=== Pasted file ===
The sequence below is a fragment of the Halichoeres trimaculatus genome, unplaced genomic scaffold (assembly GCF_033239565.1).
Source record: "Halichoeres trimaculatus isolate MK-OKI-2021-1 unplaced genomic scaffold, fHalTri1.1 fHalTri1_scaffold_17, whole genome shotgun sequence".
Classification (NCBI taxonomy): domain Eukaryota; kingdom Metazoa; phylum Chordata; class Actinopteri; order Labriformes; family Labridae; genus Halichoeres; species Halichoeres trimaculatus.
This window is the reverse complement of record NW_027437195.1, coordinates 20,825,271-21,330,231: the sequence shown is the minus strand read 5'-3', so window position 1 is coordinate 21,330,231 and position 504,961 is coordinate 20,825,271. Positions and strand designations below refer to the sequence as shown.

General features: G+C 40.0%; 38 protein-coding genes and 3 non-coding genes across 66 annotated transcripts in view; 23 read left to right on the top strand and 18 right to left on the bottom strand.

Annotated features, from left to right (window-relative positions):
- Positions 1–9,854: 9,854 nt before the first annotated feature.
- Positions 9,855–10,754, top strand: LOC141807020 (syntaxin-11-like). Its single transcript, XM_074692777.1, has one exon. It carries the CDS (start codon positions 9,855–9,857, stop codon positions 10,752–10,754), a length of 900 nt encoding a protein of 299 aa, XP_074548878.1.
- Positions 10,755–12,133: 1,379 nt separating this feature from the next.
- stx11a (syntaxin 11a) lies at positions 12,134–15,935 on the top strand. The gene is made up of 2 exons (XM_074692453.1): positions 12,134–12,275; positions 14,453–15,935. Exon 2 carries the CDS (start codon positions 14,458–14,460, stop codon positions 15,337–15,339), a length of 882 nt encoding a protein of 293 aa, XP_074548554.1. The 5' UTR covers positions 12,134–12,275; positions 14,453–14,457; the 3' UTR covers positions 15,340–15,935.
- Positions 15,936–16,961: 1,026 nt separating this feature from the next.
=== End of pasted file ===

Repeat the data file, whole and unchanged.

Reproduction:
The sequence below is a fragment of the Halichoeres trimaculatus genome, unplaced genomic scaffold (assembly GCF_033239565.1).
Source record: "Halichoeres trimaculatus isolate MK-OKI-2021-1 unplaced genomic scaffold, fHalTri1.1 fHalTri1_scaffold_17, whole genome shotgun sequence".
Classification (NCBI taxonomy): domain Eukaryota; kingdom Metazoa; phylum Chordata; class Actinopteri; order Labriformes; family Labridae; genus Halichoeres; species Halichoeres trimaculatus.
This window is the reverse complement of record NW_027437195.1, coordinates 20,825,271-21,330,231: the sequence shown is the minus strand read 5'-3', so window position 1 is coordinate 21,330,231 and position 504,961 is coordinate 20,825,271. Positions and strand designations below refer to the sequence as shown.

General features: G+C 40.0%; 38 protein-coding genes and 3 non-coding genes across 66 annotated transcripts in view; 23 read left to right on the top strand and 18 right to left on the bottom strand.

Annotated features, from left to right (window-relative positions):
- Positions 1–9,854: 9,854 nt before the first annotated feature.
- Positions 9,855–10,754, top strand: LOC141807020 (syntaxin-11-like). Its single transcript, XM_074692777.1, has one exon. It carries the CDS (start codon positions 9,855–9,857, stop codon positions 10,752–10,754), a length of 900 nt encoding a protein of 299 aa, XP_074548878.1.
- Positions 10,755–12,133: 1,379 nt separating this feature from the next.
- stx11a (syntaxin 11a) lies at positions 12,134–15,935 on the top strand. The gene is made up of 2 exons (XM_074692453.1): positions 12,134–12,275; positions 14,453–15,935. Exon 2 carries the CDS (start codon positions 14,458–14,460, stop codon positions 15,337–15,339), a length of 882 nt encoding a protein of 293 aa, XP_074548554.1. The 5' UTR covers positions 12,134–12,275; positions 14,453–14,457; the 3' UTR covers positions 15,340–15,935.
- Positions 15,936–16,961: 1,026 nt separating this feature from the next.